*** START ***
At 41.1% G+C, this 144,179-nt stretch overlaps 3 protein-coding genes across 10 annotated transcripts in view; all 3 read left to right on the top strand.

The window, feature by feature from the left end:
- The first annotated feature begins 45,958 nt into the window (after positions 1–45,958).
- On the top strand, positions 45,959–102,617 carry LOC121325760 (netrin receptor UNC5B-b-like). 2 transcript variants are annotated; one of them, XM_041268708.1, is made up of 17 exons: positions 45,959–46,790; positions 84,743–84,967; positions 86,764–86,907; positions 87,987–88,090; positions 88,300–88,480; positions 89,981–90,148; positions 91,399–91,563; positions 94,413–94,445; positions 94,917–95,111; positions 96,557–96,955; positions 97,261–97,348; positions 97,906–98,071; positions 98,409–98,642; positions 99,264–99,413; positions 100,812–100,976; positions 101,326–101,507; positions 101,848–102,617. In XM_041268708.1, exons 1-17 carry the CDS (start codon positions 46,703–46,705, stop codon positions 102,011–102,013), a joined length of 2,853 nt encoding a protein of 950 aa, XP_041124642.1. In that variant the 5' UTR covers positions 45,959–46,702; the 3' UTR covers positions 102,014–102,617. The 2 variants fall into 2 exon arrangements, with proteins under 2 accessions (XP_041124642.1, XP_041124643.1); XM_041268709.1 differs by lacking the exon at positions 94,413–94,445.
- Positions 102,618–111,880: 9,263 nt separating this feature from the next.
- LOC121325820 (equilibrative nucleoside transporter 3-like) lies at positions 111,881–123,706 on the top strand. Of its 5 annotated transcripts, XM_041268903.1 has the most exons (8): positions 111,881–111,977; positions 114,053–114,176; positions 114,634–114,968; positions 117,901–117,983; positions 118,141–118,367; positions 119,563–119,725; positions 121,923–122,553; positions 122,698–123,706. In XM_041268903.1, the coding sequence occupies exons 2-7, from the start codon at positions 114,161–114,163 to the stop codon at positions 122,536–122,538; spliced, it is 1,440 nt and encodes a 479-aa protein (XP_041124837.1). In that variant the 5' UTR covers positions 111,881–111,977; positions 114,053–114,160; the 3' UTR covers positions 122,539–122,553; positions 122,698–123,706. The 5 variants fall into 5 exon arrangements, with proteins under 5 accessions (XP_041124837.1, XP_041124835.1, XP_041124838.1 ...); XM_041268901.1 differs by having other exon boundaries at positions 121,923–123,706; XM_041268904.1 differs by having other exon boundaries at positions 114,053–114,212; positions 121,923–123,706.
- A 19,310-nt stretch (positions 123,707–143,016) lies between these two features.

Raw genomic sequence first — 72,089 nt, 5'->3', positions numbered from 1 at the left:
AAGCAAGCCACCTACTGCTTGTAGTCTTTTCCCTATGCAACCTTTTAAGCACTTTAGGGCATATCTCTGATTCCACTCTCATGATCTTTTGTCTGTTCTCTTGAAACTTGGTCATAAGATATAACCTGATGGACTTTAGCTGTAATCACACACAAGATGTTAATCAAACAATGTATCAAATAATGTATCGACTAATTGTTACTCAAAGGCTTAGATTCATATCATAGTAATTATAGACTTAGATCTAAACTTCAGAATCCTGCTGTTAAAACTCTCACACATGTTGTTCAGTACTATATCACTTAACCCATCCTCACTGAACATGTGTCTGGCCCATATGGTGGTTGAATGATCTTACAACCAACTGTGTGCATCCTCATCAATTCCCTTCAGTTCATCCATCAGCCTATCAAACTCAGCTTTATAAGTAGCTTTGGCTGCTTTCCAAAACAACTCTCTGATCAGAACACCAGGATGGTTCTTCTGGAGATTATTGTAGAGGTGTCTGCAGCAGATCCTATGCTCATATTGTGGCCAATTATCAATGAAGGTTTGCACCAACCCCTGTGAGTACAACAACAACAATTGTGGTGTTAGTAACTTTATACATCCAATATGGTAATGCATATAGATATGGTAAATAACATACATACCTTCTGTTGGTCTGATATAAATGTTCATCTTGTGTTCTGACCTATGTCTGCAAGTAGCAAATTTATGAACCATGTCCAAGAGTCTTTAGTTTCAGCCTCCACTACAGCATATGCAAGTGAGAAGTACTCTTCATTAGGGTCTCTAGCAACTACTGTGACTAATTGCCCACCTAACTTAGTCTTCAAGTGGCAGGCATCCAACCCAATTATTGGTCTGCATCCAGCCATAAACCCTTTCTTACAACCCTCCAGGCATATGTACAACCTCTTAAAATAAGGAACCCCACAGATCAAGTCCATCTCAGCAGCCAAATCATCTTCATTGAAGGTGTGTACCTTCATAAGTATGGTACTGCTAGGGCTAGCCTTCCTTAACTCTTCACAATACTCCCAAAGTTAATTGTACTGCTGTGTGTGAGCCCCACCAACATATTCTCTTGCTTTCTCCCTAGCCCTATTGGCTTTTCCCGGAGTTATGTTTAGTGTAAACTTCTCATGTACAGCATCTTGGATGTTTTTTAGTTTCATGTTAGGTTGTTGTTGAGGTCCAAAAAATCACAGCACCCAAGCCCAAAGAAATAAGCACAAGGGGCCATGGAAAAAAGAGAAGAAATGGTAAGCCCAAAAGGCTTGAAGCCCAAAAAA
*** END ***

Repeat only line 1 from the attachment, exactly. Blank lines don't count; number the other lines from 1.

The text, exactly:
At 41.1% G+C, this 144,179-nt stretch overlaps 3 protein-coding genes across 10 annotated transcripts in view; all 3 read left to right on the top strand.